It seems the New York Times is done gloating about its victory over the evil Cuban exiles who don’t love the Castro dictatorship.
Their game now is to sugarcoat the banality of evil, to revive its own outworn dirge about the evils of the “U.S.-backed Batista regime” and to rewrite Cuban history to make it seem as if the Castro dictatorship is a praiseworthy utopian experiment conducted on noble savages.
For someone who has not lived in Cuba as a Cuban, crushed under the boot heel of the Castro regime, these revolting puff pieces will seem charming, especially because most of the readers of the NYT are leaning left to begin with, and the Castro regime tends to be viewed by them as some sort of “social justice” redistributionist scheme.
Hitchcock time. Yes. If you are Cuban, you understand the horror of it all, and your helplessness, much like so many Hitchcock characters.
The NYT is doing a damn good job of twisting the truth and making you seem like a criminal, even though you are really the victim in a dastardly plot.
You and all Cubans are just like Roger O. Thornhill.
If you’re not Cuban and you want to know what it feels like to be a Cuban in exile, watch Hitchcock’s “North by Northwest” and imagine being the character of Roger O. Thornhill, played by Cary Grant.
Unlike a Hitchcock film, however, justice will not prevail in the end when it comes to Cuba and those victimized by the Castro regime.
We Cubans are no different from the American natives who got royally screwed by European invaders. We are toast. And we’d better face that sad fact.
And we’d better learn to come face-to-face with our worst enemies more often: those absolutely evil cretins like Robert Guild, the man featured in this NYT article, who loves the Castro regime and thinks of Cuba as a “mysterious mosaic.”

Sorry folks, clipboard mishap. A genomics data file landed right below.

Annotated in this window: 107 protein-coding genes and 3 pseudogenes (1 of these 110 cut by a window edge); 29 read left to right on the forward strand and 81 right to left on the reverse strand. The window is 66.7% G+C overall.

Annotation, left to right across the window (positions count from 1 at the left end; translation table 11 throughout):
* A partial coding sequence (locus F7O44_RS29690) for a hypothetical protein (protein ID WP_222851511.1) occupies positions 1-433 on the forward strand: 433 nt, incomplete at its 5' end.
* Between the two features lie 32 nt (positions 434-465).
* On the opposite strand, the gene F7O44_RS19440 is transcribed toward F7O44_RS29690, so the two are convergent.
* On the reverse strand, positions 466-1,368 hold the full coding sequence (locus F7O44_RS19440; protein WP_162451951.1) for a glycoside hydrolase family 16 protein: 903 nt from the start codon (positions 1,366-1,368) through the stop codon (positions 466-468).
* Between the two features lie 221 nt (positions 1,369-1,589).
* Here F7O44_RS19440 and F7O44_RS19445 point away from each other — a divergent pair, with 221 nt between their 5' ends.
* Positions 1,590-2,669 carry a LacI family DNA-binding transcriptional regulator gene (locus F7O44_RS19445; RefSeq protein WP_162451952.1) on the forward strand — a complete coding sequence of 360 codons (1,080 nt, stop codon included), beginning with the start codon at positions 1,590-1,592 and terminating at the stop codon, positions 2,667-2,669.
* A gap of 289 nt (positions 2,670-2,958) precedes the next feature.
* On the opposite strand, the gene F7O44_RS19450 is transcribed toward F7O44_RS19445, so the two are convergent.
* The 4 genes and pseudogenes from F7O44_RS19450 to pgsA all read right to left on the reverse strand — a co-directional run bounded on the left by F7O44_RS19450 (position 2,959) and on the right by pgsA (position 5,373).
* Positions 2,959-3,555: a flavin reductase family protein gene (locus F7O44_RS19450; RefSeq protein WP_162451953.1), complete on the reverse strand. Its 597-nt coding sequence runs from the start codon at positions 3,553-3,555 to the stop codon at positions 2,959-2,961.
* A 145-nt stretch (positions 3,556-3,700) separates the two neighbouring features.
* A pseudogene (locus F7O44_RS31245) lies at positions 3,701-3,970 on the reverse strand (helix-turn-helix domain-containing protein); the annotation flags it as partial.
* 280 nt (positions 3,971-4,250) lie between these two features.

He runs a travel agency that has had a long relationship with the Castro regime and he is drooling over the changes promised by the Castro-Obama pact.
He and the NYT pretend that they are not promoting is the ultimate in bigotry and neo-colonialism. But they can’t fool everyone, especially themselves. They know exactly what they’re doing, and their shameless pretense is inexcusable.
So, if you want to understand what Hannah Arendt meant by “the banality of evil,” forget about Adolf Eichmann on trial in Jerusalem in 1961 , just take a close look at the above photo of this travel agent named Robert Guild smiling like the Cheshire Cat in his New Jersey travel agency in 2015, and also meditate on the photo below, which depicts the racist neo-colonialism he makes possible.
Traveling to an Open Cuba
Q. You’re not of Cuban heritage, so how and why did you get involved in this agency?
A. At Wesleyan University in the mid-1960s, I was active in social justice causes, including supporting the Cuban revolution against the American-backed government of then-President Fulgencio Batista. it. In 1969, as a member of the Students for a Democratic Society, I helped organize the first Venceremos Brigade to Cuba in defiance of travel restrictions. Later, one of the brigade members who worked for a travel agency got me hired there. Friends started Marazul in 1980 and invited me to join.
What were the goals of Marazul back then?
From the beginning, Francisco Aruca, the founder, focused on reuniting Cubans living in exile in New Jersey and Florida with their families. The goal was to normalize relations between the two communities, if not between the two governments. Those goals remain the same.
What was your assignment?
Many of those exiles became immigrants who wanted to visit Cuba to see their relatives and also to understand their culture and their own past. My job was to develop educational, academic, research and cultural programs for Cubans, as well as for non-Cubans. Essentially my job has not changed. We’ve sent several hundred thousand Americans to Cuba despite the travel restrictions.
How will the opening of travel to Cuba affect your job?
It will mean a whole lot more work; we’ve already seen increased interest and inquiries. But we also anticipate that the new laws will reduce the piles of paperwork and other bureaucratic obstacles.
How about for your own agency?
Though we are ahead of the curve since we’ve worked with the Cuban government for 35 years, we anticipate that a lot of new travel agencies will flood the field. We need to find our own unique niche.
How often do you go to Cuba?
About four times a year, though it will probably increase. I plan to go in a few weeks. Each time I discover a new colorful tile in the mysterious mosaic that is Cuba.